Labour aides have since suggested that she was referring to this spending period, rather than the next one. But, offered the chance to settle the matter, Balls declined. And who can blame him? With Osborne's growth and borrowing forecasts changing so rapidly (and not for the better), few can say what situation Labour would inherit. For now, the priority remains to push for an economic strategy that would, at least, limit the damage.

Shadow chancellor Ed Balls said that Labour would have to "justify every penny". Photograph: Getty Images.

George Eaton is political editor of the New Statesman.

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Air pollution: 5 steps to vanquishing an invisible killer

A new report looks at the economics of air pollution. 

110, 150, 520... These chilling statistics are the number of deaths attributable to particulate air pollution for the cities of Southampton, Nottingham and Birmingham in 2010 respectively. Or how about 40,000 - that is the total number of UK deaths per year that are attributable the combined effects of particulate matter (PM2.5) and Nitrogen Oxides (NOx).

This situation sucks, to say the very least. But while there are no dramatic images to stir up action, these deaths are preventable and we know their cause. Road traffic is the worst culprit. Traffic is responsible for 80 per cent of NOx on high pollution roads, with diesel engines contributing the bulk of the problem.

Now a new report by ResPublica has compiled a list of ways that city councils around the UK can help. The report argues that: “The onus is on cities to create plans that can meet the health and economic challenge within a short time-frame, and identify what they need from national government to do so.”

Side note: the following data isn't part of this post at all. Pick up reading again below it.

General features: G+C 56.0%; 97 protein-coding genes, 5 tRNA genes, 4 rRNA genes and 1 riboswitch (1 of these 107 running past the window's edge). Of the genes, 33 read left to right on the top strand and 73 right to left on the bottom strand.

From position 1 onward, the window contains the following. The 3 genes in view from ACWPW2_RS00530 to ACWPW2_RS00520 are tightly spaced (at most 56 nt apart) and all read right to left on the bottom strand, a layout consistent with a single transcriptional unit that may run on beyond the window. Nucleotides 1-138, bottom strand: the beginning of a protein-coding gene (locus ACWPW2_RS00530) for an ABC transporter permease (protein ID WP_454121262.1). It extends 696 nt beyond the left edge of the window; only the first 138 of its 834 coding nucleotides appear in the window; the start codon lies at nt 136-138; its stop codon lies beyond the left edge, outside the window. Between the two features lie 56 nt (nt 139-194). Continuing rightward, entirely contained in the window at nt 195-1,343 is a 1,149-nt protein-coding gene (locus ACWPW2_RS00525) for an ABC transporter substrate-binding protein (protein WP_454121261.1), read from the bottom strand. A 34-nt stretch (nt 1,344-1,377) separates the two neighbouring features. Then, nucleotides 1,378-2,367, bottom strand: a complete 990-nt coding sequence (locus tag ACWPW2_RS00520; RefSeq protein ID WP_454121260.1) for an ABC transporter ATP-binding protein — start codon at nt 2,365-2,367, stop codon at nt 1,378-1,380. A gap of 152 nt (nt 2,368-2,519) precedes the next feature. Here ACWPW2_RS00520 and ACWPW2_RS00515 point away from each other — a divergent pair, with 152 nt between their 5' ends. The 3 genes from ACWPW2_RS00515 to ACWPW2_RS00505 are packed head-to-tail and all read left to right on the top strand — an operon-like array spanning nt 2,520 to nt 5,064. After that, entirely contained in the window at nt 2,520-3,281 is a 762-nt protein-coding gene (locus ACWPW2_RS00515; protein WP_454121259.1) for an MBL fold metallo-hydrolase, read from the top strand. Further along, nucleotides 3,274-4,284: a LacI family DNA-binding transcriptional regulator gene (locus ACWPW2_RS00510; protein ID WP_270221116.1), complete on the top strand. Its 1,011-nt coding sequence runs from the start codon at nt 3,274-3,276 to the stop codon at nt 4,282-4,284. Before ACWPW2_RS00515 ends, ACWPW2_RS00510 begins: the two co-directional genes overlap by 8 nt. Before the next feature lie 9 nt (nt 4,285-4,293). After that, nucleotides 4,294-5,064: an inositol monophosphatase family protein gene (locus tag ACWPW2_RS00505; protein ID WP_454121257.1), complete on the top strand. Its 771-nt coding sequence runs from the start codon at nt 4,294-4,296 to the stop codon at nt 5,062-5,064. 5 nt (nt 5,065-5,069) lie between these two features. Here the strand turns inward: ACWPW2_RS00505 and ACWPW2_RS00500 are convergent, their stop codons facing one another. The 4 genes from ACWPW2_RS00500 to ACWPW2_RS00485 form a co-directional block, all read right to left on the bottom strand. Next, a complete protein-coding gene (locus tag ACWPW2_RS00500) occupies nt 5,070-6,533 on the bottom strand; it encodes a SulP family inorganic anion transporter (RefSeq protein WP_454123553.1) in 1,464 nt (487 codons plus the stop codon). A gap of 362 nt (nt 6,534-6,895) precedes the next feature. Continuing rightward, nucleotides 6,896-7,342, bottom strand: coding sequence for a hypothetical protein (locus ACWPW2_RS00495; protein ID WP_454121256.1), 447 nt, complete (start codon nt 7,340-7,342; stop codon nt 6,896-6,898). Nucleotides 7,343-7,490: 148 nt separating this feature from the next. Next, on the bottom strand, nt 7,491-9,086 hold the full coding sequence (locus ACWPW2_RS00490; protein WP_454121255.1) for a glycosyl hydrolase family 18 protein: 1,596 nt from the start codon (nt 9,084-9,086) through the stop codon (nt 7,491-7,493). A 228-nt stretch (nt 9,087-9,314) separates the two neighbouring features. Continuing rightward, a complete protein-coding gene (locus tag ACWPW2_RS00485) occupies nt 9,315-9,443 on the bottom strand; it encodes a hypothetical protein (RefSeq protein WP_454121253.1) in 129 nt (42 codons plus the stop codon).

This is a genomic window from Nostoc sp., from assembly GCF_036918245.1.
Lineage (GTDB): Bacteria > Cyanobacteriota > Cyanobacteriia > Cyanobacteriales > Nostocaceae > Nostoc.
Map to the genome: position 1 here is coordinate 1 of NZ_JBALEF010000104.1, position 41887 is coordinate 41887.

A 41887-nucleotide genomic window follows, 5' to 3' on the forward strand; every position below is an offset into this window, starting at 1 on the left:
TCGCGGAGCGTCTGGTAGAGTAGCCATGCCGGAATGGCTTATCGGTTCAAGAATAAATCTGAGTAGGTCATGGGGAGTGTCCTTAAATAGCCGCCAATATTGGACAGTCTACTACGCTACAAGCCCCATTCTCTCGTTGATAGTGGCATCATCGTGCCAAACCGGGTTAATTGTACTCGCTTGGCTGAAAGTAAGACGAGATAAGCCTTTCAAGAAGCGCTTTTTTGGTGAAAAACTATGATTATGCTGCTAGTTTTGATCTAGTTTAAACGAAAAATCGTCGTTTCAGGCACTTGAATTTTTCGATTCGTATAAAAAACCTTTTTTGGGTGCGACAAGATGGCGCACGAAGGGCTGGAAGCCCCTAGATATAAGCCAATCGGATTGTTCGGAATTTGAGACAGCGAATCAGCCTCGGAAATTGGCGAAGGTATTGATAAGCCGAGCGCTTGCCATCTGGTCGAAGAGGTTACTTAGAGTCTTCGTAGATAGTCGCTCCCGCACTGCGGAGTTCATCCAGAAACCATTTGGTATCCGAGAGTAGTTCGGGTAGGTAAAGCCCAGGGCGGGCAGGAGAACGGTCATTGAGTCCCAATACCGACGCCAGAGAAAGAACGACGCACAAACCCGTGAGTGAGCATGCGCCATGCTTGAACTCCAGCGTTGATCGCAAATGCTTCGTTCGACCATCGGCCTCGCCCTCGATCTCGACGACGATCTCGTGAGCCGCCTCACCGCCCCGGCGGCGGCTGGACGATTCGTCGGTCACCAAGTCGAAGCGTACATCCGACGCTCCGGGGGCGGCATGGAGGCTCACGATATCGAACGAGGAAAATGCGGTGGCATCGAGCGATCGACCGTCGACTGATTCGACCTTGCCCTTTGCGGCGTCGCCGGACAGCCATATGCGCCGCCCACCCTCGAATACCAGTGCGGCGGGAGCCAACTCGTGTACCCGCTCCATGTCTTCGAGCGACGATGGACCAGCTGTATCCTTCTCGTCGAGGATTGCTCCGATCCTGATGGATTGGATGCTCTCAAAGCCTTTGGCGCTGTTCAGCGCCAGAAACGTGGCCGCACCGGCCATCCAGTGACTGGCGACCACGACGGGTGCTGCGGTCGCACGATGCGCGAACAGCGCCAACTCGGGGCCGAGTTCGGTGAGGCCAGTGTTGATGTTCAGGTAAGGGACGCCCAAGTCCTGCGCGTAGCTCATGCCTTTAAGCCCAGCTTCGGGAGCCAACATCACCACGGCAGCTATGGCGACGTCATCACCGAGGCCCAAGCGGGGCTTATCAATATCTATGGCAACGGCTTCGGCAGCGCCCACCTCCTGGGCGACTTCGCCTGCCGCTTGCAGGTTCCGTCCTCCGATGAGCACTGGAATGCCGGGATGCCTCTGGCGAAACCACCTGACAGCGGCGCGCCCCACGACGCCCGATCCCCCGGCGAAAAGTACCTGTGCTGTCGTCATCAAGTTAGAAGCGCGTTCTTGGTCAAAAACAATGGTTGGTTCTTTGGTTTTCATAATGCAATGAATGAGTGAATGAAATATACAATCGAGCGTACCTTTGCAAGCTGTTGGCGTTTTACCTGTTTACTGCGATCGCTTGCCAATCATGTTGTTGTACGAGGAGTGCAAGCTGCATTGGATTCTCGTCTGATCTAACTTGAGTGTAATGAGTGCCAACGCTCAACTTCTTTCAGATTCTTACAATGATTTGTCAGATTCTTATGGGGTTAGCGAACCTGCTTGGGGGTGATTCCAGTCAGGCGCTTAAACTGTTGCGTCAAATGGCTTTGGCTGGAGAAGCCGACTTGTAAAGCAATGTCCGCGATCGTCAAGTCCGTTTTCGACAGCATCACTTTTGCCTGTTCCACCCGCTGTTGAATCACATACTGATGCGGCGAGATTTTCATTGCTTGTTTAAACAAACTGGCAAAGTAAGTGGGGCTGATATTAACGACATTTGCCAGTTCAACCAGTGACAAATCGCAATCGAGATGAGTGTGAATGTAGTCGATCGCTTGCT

This is a diplomatic way of saying that current government action on the subject does not go far enough – and that cities must help prod them into gear. That includes poking holes in the government’s proposed plans for new “Clean Air Zones”.

Here are just five of the ways the report suggests letting the light in and the pollution out:

1. Clean up the draft Clean Air Zones framework

Last October, the government set out its draft plans for new Clean Air Zones in the UK’s five most polluted cities, Birmingham, Derby, Leeds, Nottingham and Southampton (excluding London - where other plans are afoot). These zones will charge “polluting” vehicles to enter and can be implemented with varying levels of intensity, with three options that include cars and one that does not.

But the report argues that there is still too much potential for polluters to play dirty with the rules. Car-charging zones must be mandatory for all cities that breach the current EU standards, the report argues (not just the suggested five). Otherwise national operators who own fleets of vehicles could simply relocate outdated buses or taxis to places where they don’t have to pay.